Revised and re-posted below is a previous blog entry:
The Verse of the Day for March 23, 2016 is taken from James 1:12 in the New Living Translation:
God blesses those who patiently endure testing and temptation. Afterward they will receive the crown of life that God has promised to those who love him.
Translated from the Greek word stephanos, the word crown relates to the symbol of victory given to athletes in the Greek games, such as the Olympics or other contests, where winners are honored or crowned with laurel leaves or olive branches.
The reference to “the crown of life” is one of five different crowns mentioned in the New Testament, in that a “crown of life” awaits the individual who endures trials while carrying out the purposes of God’s plan.
1 Corinthians 9:24-25 mentions an “incorruptible crown” awaiting those who discipline themselves and compete lawfully, those who “run their best race and win it”:
24 Don’t you realize that in a race everyone runs, but only one person gets the prize? So run to win! 25 All athletes are disciplined in their training. They do it to win a prize that will fade away, but we do it for an eternal prize…
A “crown of joy” is spoken of in terms of leading others to Christ. 1 Thessalonians 2:19:
19 After all, what gives us hope and joy, and what will be our proud reward and crown as we stand before our Lord Jesus when he returns? It is you!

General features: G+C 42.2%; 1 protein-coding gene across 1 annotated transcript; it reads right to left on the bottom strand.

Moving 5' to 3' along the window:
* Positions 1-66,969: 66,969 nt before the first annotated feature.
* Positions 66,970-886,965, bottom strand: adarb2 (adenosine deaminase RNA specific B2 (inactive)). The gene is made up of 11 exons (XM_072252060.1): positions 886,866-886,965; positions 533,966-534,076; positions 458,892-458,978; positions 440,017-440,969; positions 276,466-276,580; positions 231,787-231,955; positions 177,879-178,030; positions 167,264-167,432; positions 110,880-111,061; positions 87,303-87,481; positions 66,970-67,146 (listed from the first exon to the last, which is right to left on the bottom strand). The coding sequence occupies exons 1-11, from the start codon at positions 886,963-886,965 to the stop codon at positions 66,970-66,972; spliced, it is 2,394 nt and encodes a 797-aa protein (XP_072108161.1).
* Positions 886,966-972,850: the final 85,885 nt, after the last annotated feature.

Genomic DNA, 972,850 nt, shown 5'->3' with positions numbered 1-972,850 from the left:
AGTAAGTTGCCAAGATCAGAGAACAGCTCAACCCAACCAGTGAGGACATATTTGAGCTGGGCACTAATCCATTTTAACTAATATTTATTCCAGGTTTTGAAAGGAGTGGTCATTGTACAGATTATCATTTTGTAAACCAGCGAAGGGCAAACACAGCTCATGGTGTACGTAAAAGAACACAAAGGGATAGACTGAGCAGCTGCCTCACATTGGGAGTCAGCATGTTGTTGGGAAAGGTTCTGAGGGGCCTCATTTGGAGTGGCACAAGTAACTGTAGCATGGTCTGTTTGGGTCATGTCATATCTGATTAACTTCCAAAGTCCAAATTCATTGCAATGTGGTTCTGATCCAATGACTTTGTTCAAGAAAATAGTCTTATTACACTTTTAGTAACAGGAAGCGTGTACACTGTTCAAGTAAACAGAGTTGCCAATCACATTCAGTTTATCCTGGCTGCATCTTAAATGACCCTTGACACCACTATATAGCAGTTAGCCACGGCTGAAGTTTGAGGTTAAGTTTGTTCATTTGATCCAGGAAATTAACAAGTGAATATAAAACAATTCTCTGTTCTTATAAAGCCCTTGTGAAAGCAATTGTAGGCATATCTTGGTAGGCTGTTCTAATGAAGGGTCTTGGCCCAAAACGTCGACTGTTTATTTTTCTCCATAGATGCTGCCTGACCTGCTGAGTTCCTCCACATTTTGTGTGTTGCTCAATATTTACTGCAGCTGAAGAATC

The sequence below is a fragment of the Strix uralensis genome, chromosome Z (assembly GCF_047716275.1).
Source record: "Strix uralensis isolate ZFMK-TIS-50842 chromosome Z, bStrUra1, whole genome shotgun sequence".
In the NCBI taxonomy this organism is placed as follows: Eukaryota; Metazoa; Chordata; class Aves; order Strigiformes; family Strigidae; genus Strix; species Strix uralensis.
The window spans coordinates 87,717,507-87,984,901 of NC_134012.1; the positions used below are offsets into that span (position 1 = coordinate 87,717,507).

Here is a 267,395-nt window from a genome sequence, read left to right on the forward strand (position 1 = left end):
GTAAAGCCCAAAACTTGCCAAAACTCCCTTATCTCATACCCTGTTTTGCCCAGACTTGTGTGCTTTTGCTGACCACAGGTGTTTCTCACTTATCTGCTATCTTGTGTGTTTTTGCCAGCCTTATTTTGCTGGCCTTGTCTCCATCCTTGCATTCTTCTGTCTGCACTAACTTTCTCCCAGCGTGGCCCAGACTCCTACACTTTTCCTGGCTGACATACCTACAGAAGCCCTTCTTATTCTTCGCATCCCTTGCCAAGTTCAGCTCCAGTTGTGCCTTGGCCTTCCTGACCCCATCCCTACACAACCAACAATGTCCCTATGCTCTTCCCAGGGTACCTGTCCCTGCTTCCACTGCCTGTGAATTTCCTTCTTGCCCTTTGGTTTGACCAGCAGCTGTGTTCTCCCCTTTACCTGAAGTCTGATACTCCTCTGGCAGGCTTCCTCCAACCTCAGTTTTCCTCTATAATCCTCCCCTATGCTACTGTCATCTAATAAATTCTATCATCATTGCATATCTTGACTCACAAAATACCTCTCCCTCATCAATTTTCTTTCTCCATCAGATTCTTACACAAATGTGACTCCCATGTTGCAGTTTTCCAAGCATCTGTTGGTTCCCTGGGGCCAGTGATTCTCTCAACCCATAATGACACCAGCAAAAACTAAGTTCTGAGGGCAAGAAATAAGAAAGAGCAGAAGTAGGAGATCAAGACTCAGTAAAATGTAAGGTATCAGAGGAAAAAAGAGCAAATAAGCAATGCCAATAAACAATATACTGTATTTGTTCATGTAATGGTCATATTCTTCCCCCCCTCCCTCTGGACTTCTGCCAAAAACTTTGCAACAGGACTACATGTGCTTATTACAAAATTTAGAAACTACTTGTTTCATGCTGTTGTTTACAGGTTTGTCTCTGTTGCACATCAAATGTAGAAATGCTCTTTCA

2 Timothy 4:8 speaks of a “crown of righteousness” for living righteously in this world.
8 And now the prize awaits me—the crown of righteousness, which the Lord, the righteous Judge, will give me on the day of his return. And the prize is not just for me but for all who eagerly look forward to his appearing.
1 Peter 5:4 speaks of a “crown of glory” awaiting those who fulfill their calling and finish the work that has been set before them:
4 And when the Great Shepherd appears, you will receive a crown of never-ending glory and honor.
In reflecting upon various aspects of crowns as they relate to athletic endeavors, I also think of what motivates believers beyond the desire to receive rewards at the bema or the judgment seat of Christ, in that we are striving to hear something that will make all the time, energy and effort put into living for Christ worthwhile. That deepest yearning is expressed in the poem
His lord said to him, “Well done,
good and faithful servant;
you have been faithful over a few things,
I will make you ruler over many things:
enter into the joy of your lord.”
More than mere status or the embrace of the crown
Around the head or glory, honor or renown;
More than medals of gold or laurels that fade
With the thundering applause and ceaseless accolade;
More than any crowning achievement or success
Or the rarest prizes eyes could ever witness;
More than the taste of victory every time you try:
Such alluring sweetness can never satisfy.
So much more are these words when the race is finally won,
When we finish the course and cross the finish line,
And stand upon the bema where we shall incline
Our ears to hear God say, “Good and faithful servant, well done.”
We shall bask in ultimate ecstasy of victory
And savor the goodness of God for all eternity.
Here are two musical selections that mention the phrase “Well done” in light of serving God:
“He’ll understand and say well done” by the Davis Sisters, one of the premier gospel singing groups of the 20th Century”
Here is a contemporary rendition “Well Done Good and Faithful Servant” by Lou Anne LaFortune